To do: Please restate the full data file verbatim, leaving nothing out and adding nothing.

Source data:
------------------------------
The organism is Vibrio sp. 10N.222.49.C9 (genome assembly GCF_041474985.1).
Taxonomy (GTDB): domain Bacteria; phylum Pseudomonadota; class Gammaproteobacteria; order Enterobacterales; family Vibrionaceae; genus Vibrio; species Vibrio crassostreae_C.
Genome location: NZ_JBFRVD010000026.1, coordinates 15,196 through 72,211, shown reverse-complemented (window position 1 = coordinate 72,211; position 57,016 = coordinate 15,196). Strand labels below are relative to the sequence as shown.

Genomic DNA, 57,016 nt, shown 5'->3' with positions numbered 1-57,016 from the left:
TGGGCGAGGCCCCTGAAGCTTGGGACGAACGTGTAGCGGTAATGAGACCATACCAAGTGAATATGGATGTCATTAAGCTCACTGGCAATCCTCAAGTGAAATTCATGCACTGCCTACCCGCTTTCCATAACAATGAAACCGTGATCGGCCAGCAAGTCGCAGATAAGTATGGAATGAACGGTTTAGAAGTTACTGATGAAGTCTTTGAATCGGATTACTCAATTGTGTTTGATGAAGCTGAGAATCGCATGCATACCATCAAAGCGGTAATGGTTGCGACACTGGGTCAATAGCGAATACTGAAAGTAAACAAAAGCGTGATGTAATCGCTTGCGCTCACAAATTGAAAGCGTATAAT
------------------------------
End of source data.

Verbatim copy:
The organism is Vibrio sp. 10N.222.49.C9 (genome assembly GCF_041474985.1).
Taxonomy (GTDB): domain Bacteria; phylum Pseudomonadota; class Gammaproteobacteria; order Enterobacterales; family Vibrionaceae; genus Vibrio; species Vibrio crassostreae_C.
Genome location: NZ_JBFRVD010000026.1, coordinates 15,196 through 72,211, shown reverse-complemented (window position 1 = coordinate 72,211; position 57,016 = coordinate 15,196). Strand labels below are relative to the sequence as shown.

Genomic DNA, 57,016 nt, shown 5'->3' with positions numbered 1-57,016 from the left:
TGGGCGAGGCCCCTGAAGCTTGGGACGAACGTGTAGCGGTAATGAGACCATACCAAGTGAATATGGATGTCATTAAGCTCACTGGCAATCCTCAAGTGAAATTCATGCACTGCCTACCCGCTTTCCATAACAATGAAACCGTGATCGGCCAGCAAGTCGCAGATAAGTATGGAATGAACGGTTTAGAAGTTACTGATGAAGTCTTTGAATCGGATTACTCAATTGTGTTTGATGAAGCTGAGAATCGCATGCATACCATCAAAGCGGTAATGGTTGCGACACTGGGTCAATAGCGAATACTGAAAGTAAACAAAAGCGTGATGTAATCGCTTGCGCTCACAAATTGAAAGCGTATAAT